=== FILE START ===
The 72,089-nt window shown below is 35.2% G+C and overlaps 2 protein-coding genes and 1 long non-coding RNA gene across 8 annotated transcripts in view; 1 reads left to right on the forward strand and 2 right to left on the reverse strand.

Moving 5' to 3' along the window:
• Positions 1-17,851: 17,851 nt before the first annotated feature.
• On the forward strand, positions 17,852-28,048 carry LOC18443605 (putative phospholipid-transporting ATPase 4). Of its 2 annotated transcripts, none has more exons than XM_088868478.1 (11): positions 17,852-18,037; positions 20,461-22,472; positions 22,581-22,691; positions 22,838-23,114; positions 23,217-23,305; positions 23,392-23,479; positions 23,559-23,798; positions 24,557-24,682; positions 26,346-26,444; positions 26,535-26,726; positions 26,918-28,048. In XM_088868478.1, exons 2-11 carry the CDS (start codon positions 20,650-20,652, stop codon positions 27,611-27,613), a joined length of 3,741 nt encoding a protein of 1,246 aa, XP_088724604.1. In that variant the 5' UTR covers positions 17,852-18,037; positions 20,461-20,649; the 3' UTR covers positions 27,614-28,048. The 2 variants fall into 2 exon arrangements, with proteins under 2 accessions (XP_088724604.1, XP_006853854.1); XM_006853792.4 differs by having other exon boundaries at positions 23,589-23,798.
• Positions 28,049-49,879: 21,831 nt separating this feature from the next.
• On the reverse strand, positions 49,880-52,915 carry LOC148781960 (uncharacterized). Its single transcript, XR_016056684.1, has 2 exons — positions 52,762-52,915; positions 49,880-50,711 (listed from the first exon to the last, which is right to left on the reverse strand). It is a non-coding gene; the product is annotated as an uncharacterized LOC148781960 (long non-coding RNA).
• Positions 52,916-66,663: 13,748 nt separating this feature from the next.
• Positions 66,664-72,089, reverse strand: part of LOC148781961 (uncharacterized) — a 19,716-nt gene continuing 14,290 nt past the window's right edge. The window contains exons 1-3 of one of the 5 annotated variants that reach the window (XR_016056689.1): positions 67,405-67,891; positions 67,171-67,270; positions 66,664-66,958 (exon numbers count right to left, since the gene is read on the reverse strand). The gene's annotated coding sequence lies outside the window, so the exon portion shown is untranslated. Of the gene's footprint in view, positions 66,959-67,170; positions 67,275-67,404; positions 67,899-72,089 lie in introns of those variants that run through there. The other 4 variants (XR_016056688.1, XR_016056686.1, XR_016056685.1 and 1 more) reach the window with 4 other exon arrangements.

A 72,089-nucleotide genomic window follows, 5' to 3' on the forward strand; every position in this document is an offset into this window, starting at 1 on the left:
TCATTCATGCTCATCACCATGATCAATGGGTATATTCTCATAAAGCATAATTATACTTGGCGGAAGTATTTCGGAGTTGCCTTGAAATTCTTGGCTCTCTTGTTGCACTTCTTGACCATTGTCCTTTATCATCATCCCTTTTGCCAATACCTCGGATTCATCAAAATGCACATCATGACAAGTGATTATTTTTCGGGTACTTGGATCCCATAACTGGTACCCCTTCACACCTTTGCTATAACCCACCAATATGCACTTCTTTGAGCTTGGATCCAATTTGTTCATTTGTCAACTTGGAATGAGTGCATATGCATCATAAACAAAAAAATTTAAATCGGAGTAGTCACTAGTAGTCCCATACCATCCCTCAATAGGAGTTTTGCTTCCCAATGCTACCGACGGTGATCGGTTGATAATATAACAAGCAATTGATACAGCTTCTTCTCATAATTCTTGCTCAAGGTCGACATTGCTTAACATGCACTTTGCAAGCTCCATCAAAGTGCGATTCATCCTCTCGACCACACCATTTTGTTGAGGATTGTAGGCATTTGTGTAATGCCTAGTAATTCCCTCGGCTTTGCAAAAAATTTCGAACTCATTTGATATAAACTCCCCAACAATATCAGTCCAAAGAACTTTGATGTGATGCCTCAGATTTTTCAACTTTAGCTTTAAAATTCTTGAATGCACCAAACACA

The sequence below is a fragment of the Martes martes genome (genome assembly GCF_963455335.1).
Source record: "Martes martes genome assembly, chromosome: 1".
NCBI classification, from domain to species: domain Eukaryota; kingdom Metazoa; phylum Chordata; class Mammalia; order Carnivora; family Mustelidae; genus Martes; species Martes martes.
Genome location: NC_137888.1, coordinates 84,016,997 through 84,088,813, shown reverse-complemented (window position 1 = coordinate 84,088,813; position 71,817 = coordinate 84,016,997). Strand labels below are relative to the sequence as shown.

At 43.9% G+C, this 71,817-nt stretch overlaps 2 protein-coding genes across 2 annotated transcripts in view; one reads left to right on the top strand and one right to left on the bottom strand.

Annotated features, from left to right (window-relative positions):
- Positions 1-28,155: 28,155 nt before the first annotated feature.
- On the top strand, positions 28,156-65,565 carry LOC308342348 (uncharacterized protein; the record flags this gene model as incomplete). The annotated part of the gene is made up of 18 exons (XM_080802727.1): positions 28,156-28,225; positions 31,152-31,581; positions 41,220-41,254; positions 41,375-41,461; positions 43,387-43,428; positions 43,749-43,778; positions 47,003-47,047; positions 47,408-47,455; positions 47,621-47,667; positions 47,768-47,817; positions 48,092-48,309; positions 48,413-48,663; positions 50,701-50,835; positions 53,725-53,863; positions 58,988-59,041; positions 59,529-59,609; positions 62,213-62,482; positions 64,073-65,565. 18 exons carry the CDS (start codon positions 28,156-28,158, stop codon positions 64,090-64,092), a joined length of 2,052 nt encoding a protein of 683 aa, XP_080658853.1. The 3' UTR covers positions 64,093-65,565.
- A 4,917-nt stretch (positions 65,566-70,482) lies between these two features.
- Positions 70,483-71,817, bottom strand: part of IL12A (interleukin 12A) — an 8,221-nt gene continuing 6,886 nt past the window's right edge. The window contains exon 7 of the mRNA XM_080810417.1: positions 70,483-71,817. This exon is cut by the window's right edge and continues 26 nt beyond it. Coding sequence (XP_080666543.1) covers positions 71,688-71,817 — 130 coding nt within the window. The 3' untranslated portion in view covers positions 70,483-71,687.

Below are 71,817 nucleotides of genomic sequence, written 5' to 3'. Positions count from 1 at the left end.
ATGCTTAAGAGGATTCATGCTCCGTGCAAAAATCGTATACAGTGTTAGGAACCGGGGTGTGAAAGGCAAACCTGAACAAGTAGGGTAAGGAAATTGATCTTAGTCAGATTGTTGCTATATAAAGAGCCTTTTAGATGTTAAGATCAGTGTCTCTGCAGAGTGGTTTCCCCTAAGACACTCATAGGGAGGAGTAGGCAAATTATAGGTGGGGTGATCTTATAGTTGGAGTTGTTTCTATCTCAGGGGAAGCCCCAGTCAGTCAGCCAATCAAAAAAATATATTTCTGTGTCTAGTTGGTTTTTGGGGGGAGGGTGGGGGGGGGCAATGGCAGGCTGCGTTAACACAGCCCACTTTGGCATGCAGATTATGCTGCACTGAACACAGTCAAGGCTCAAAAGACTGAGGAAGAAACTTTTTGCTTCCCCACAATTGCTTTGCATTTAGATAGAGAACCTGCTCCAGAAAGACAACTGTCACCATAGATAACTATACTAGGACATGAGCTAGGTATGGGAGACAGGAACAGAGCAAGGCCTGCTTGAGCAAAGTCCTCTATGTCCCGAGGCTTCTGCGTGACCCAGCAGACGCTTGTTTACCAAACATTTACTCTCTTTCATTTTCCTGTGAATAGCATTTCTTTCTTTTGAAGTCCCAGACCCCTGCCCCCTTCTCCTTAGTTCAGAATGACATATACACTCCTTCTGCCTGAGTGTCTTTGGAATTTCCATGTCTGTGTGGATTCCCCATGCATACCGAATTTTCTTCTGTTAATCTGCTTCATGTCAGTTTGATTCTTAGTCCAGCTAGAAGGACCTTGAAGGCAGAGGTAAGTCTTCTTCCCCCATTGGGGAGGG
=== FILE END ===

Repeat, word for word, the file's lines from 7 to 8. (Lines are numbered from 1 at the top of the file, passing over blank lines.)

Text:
• Positions 52,916-66,663: 13,748 nt separating this feature from the next.
• Positions 66,664-72,089, reverse strand: part of LOC148781961 (uncharacterized) — a 19,716-nt gene continuing 14,290 nt past the window's right edge. The window contains exons 1-3 of one of the 5 annotated variants that reach the window (XR_016056689.1): positions 67,405-67,891; positions 67,171-67,270; positions 66,664-66,958 (exon numbers count right to left, since the gene is read on the reverse strand). The gene's annotated coding sequence lies outside the window, so the exon portion shown is untranslated. Of the gene's footprint in view, positions 66,959-67,170; positions 67,275-67,404; positions 67,899-72,089 lie in introns of those variants that run through there. The other 4 variants (XR_016056688.1, XR_016056686.1, XR_016056685.1 and 1 more) reach the window with 4 other exon arrangements.